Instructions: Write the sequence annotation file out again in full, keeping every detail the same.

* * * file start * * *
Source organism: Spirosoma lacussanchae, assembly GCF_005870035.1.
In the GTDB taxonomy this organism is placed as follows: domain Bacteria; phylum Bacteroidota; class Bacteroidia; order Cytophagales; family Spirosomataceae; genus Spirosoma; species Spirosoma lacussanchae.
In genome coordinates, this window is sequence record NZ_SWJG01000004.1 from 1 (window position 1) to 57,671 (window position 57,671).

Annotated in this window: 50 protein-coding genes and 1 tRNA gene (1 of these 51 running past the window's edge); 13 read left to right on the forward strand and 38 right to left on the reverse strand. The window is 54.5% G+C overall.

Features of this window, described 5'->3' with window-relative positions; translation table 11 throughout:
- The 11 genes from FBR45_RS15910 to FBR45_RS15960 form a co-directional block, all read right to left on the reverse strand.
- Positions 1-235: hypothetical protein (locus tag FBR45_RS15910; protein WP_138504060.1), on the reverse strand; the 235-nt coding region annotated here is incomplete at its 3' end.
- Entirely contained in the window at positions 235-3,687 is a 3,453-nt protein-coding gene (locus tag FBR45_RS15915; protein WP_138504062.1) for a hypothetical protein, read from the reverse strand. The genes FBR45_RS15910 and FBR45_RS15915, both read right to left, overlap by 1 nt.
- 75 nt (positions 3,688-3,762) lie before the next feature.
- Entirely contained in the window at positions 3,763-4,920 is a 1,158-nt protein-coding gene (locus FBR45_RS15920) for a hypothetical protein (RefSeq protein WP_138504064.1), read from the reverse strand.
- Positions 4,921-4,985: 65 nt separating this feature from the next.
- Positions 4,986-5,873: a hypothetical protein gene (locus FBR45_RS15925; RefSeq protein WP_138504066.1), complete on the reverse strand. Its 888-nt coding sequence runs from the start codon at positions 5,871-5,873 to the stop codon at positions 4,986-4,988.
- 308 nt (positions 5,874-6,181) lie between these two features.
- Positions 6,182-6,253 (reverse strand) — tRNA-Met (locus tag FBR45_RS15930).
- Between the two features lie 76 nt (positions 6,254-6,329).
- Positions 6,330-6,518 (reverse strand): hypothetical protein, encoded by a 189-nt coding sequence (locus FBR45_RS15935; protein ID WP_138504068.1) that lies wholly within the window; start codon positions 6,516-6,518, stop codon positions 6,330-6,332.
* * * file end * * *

Source organism: Spirosoma lacussanchae, assembly GCF_005870035.1.
In the GTDB taxonomy this organism is placed as follows: domain Bacteria; phylum Bacteroidota; class Bacteroidia; order Cytophagales; family Spirosomataceae; genus Spirosoma; species Spirosoma lacussanchae.
In genome coordinates, this window is sequence record NZ_SWJG01000004.1 from 1 (window position 1) to 57,671 (window position 57,671).

Annotated in this window: 50 protein-coding genes and 1 tRNA gene (1 of these 51 running past the window's edge); 13 read left to right on the forward strand and 38 right to left on the reverse strand. The window is 54.5% G+C overall.

Features of this window, described 5'->3' with window-relative positions; translation table 11 throughout:
- The 11 genes from FBR45_RS15910 to FBR45_RS15960 form a co-directional block, all read right to left on the reverse strand.
- Positions 1-235: hypothetical protein (locus tag FBR45_RS15910; protein WP_138504060.1), on the reverse strand; the 235-nt coding region annotated here is incomplete at its 3' end.
- Entirely contained in the window at positions 235-3,687 is a 3,453-nt protein-coding gene (locus tag FBR45_RS15915; protein WP_138504062.1) for a hypothetical protein, read from the reverse strand. The genes FBR45_RS15910 and FBR45_RS15915, both read right to left, overlap by 1 nt.
- 75 nt (positions 3,688-3,762) lie before the next feature.
- Entirely contained in the window at positions 3,763-4,920 is a 1,158-nt protein-coding gene (locus FBR45_RS15920) for a hypothetical protein (RefSeq protein WP_138504064.1), read from the reverse strand.
- Positions 4,921-4,985: 65 nt separating this feature from the next.
- Positions 4,986-5,873: a hypothetical protein gene (locus FBR45_RS15925; RefSeq protein WP_138504066.1), complete on the reverse strand. Its 888-nt coding sequence runs from the start codon at positions 5,871-5,873 to the stop codon at positions 4,986-4,988.
- 308 nt (positions 5,874-6,181) lie between these two features.
- Positions 6,182-6,253 (reverse strand) — tRNA-Met (locus tag FBR45_RS15930).
- Between the two features lie 76 nt (positions 6,254-6,329).
- Positions 6,330-6,518 (reverse strand): hypothetical protein, encoded by a 189-nt coding sequence (locus FBR45_RS15935; protein ID WP_138504068.1) that lies wholly within the window; start codon positions 6,516-6,518, stop codon positions 6,330-6,332.